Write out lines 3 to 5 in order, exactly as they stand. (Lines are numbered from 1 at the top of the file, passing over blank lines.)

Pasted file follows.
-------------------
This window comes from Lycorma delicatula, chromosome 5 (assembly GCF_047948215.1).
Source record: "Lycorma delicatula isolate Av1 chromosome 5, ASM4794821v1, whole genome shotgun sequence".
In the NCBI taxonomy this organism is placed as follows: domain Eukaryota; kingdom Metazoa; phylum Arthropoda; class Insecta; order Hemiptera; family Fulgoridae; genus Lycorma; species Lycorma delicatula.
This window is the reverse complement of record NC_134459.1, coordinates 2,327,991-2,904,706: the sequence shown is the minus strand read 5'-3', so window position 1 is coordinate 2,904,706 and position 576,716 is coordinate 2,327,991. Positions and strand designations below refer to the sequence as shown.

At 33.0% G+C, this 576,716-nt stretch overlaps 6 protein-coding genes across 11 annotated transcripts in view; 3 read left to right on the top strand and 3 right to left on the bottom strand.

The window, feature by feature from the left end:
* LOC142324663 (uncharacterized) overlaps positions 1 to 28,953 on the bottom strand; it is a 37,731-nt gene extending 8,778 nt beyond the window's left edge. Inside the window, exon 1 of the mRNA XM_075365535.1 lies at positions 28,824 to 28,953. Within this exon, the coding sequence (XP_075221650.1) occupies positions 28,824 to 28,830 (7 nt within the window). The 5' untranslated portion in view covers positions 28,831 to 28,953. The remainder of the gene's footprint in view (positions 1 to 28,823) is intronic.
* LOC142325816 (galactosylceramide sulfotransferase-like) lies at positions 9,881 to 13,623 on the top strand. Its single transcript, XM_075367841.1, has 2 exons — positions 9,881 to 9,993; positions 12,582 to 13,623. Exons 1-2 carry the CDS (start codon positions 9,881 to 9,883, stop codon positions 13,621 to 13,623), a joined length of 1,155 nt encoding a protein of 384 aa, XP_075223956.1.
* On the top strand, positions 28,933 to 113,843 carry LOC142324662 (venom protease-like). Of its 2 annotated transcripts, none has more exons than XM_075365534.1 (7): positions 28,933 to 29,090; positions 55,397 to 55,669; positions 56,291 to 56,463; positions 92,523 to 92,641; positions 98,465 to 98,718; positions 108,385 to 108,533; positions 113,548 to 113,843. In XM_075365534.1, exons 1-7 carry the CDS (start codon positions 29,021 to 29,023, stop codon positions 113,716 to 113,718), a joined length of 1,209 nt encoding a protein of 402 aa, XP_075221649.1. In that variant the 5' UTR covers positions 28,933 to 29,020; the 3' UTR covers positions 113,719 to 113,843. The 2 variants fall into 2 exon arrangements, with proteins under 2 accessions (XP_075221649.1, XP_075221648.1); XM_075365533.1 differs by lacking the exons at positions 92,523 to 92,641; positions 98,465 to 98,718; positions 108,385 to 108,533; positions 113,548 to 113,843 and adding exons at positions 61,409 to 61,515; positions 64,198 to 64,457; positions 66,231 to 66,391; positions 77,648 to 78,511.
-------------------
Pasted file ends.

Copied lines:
In the NCBI taxonomy this organism is placed as follows: domain Eukaryota; kingdom Metazoa; phylum Arthropoda; class Insecta; order Hemiptera; family Fulgoridae; genus Lycorma; species Lycorma delicatula.
This window is the reverse complement of record NC_134459.1, coordinates 2,327,991-2,904,706: the sequence shown is the minus strand read 5'-3', so window position 1 is coordinate 2,904,706 and position 576,716 is coordinate 2,327,991. Positions and strand designations below refer to the sequence as shown.

At 33.0% G+C, this 576,716-nt stretch overlaps 6 protein-coding genes across 11 annotated transcripts in view; 3 read left to right on the top strand and 3 right to left on the bottom strand.